Relieving Jean-Paul Sartre's Nausea: Semiotics, Suicide, and the Search for God in Walker Percy's the Second Coming

Article excerpt

Walker Percy's interest in existentialism and especially the work of Jean-Paul Sartre is no secret among literary critics. Kathleen Scullin has argued that Lancelot is "in effect Percy's response to Sartre in fiction" (110); other scholars such as Lewis A. Lawson and Martin Luschei have considered Percy's first three novels--The Moviegoer, The Last Gentleman, and Love in the Ruins--along similar lines. (1) However, Percy's fifth novel, The Second Coming, has not been examined from this perspective, despite its many references to Sartre's Nausea and its status as loose sequel to The Last Gentleman. (2)

I will argue that Nausea and Sartre's existentialism more generally provide a crucial context for understanding The Second Coming. First, we will see how Percy's own statements in recorded conversations and speeches demand this comparison. Then, close attention to both novels will evoke The Second Coming's presentation of the interdependence of transcendence and immanence, especially as explored in Will's gradual confrontation with his father's suicide, his developing relationship with Allie, and his ongoing query about God's existence. Finally, a comparison of Percy's novel with Nausea will elucidate two widely debated attributes of Percy's fifth novel: its unusually well developed female character, Allie, and its uniquely "happy ending." Ultimately, I aim to demonstrate how The Second Coming honestly and soberly re-presents the "nausea" of Sartre's novel while also offering a more hopeful evaluation of both individual and communal life.

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Percy's interest in Sartre is regularly apparent not only in his written work but also in speeches and interviews. Among the thirty or more references to Sartre indexed in Lawson and Victor A. Kramer's Conversations with Walker Percy, we find this statement: "Maybe one of the most influential novels I ever read was Nausea. That was a real revelation. It's funny how something can be that important and influence you that much and be that valuable to you, and yet you can diametrically disagree with it" (275). Percy's profound appreciation of Sartre's novel and its unyielding examination of the tenuousness of "reality" is evident here, but we also taste his dissatisfaction with Nausea's ultimate cynicism. Signposts in a Strange Land finds Percy describing Nausea more specifically as an example of the "peculiar diagnostic role of the novel in this century" (147). Percy had a particular regard for Sartre's ability to portray individual experience, and especially Sartre's "onslaught on the 'normal' or what is ordinarily taken for the normal" (147-48). Sharing Sartre's interest in questioning common assumptions about the good life, Percy appreciated that in Nausea "the apparently well are sick and the apparently sick are on to the truth" (150). Nevertheless, his interest in Sartre always remained critical. In his unique "self-interview" in Conversations, for instance, Percy explained his contentment with an obscure life: "If one lived in a place like France where writers are honored, one might well end up like Sartre, a kind of literary-political pope, a savant, an academician, the very sort of person Sartre made fun of in Nausea" (161-62).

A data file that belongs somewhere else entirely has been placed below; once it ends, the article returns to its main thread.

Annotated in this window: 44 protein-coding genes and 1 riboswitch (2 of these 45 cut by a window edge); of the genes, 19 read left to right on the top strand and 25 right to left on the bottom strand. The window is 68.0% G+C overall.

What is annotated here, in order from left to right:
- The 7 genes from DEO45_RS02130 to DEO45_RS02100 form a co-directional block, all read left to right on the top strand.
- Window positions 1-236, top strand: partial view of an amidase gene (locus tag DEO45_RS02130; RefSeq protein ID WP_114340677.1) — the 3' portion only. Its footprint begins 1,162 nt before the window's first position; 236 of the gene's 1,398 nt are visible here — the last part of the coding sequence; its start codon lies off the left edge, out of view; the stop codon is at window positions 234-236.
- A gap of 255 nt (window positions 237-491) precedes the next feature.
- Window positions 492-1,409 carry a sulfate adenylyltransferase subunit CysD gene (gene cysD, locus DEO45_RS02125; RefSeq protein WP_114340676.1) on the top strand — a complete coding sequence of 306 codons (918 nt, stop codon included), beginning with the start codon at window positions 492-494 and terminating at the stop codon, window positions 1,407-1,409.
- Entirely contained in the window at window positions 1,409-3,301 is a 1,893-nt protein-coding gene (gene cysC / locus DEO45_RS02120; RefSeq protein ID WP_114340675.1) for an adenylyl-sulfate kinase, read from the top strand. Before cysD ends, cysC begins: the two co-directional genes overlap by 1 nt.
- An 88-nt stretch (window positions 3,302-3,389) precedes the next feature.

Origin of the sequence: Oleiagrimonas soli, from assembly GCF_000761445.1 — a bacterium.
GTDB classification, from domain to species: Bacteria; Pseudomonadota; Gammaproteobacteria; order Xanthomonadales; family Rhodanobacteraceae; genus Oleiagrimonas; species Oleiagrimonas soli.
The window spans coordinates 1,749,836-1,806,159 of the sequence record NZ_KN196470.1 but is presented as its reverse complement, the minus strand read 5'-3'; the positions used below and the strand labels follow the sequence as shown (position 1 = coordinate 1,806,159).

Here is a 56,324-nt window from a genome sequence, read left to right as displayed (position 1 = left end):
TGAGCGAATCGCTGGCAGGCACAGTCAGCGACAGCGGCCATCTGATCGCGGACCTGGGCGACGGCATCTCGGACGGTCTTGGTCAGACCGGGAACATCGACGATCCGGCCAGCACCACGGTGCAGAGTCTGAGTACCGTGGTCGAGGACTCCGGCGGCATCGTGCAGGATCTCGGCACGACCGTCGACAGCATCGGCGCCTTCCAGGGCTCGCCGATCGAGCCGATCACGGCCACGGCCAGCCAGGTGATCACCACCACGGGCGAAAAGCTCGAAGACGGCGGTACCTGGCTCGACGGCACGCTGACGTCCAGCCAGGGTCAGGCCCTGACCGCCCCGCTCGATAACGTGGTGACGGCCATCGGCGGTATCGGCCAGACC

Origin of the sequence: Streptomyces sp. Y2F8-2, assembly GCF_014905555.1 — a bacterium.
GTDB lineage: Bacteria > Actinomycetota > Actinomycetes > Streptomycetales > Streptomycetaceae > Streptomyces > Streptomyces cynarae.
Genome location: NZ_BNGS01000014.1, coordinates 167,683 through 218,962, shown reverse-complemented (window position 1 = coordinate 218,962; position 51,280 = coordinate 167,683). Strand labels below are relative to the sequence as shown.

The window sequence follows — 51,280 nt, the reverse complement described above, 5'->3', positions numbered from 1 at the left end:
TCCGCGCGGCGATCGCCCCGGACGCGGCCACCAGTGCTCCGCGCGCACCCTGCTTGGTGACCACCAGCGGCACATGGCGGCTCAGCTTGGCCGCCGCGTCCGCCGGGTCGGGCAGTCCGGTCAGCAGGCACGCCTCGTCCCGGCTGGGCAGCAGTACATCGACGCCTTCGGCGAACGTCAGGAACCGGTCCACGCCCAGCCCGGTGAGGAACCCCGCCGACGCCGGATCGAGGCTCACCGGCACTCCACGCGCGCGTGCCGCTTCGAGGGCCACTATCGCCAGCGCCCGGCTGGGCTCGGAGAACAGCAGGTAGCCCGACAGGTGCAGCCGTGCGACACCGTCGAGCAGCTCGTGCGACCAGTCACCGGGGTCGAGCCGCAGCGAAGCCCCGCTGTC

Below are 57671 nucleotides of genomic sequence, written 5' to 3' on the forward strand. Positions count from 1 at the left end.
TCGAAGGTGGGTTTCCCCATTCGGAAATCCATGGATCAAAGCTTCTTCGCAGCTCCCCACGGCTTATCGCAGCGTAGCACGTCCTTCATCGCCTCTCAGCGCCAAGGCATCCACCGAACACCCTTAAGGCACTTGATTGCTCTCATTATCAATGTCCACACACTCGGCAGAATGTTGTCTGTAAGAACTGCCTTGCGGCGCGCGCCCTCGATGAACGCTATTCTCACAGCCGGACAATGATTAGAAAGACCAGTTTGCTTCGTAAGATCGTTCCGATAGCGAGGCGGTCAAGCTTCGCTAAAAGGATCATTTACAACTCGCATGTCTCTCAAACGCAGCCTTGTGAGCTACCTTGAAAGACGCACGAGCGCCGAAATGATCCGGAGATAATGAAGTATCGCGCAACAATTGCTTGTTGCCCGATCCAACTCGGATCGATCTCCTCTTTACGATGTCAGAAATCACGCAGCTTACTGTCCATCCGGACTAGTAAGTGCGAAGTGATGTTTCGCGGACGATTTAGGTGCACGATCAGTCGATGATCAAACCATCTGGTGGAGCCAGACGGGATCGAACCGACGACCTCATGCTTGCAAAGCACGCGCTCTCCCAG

Perhaps the clearest historical evidence of Percy's wish to both honor and distinguish himself from Sartre is found in a 1977 lecture at Cornell University. As a conclusion to that address, Percy read and commented on a passage from The Last Gentleman. In this scene a young Will Barrett runs his hand over the bark of an oak tree and wonders about his father's eventually successful suicide attempts. Will quietly asks, "Is there a sign?" As Percy noted to his audience, "He feels he's on to something, a clue or sign, but it slips away from him." Then, Percy said something quite significant about the relationship between The Last Gentleman and Nausea:

   I chose [to read] this passage because of its resemblance to the
   famous scene in Sartre's Nausea--in fact, it was written as a kind
   of counterstatement--where Roquentin is sitting in a park in Bouville
   and experiences a similar revelation as he gazes at the roots and
   bark of a chestnut tree. … 

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